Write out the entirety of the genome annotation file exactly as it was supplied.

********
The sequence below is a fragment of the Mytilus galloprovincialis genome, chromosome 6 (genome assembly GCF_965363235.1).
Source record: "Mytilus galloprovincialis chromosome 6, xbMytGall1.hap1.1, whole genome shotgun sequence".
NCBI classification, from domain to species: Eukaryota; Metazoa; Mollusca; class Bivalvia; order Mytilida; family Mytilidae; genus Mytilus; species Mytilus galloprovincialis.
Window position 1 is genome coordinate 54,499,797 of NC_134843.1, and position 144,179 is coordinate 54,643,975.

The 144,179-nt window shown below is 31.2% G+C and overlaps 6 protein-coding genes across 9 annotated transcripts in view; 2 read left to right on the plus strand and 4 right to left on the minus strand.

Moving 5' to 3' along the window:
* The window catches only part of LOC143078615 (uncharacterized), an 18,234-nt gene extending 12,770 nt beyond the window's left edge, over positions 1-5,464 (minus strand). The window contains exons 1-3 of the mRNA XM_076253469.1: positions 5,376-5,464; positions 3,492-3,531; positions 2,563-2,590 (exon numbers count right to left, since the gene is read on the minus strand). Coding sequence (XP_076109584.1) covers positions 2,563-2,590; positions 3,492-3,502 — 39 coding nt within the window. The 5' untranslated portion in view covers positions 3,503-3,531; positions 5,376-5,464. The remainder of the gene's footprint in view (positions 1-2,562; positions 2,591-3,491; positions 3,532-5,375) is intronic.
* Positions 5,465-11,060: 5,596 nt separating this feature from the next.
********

The sequence below is a fragment of the Mytilus galloprovincialis genome, chromosome 6 (genome assembly GCF_965363235.1).
Source record: "Mytilus galloprovincialis chromosome 6, xbMytGall1.hap1.1, whole genome shotgun sequence".
NCBI classification, from domain to species: Eukaryota; Metazoa; Mollusca; class Bivalvia; order Mytilida; family Mytilidae; genus Mytilus; species Mytilus galloprovincialis.
Window position 1 is genome coordinate 54,499,797 of NC_134843.1, and position 144,179 is coordinate 54,643,975.

The 144,179-nt window shown below is 31.2% G+C and overlaps 6 protein-coding genes across 9 annotated transcripts in view; 2 read left to right on the plus strand and 4 right to left on the minus strand.

Moving 5' to 3' along the window:
* The window catches only part of LOC143078615 (uncharacterized), an 18,234-nt gene extending 12,770 nt beyond the window's left edge, over positions 1-5,464 (minus strand). The window contains exons 1-3 of the mRNA XM_076253469.1: positions 5,376-5,464; positions 3,492-3,531; positions 2,563-2,590 (exon numbers count right to left, since the gene is read on the minus strand). Coding sequence (XP_076109584.1) covers positions 2,563-2,590; positions 3,492-3,502 — 39 coding nt within the window. The 5' untranslated portion in view covers positions 3,503-3,531; positions 5,376-5,464. The remainder of the gene's footprint in view (positions 1-2,562; positions 2,591-3,491; positions 3,532-5,375) is intronic.
* Positions 5,465-11,060: 5,596 nt separating this feature from the next.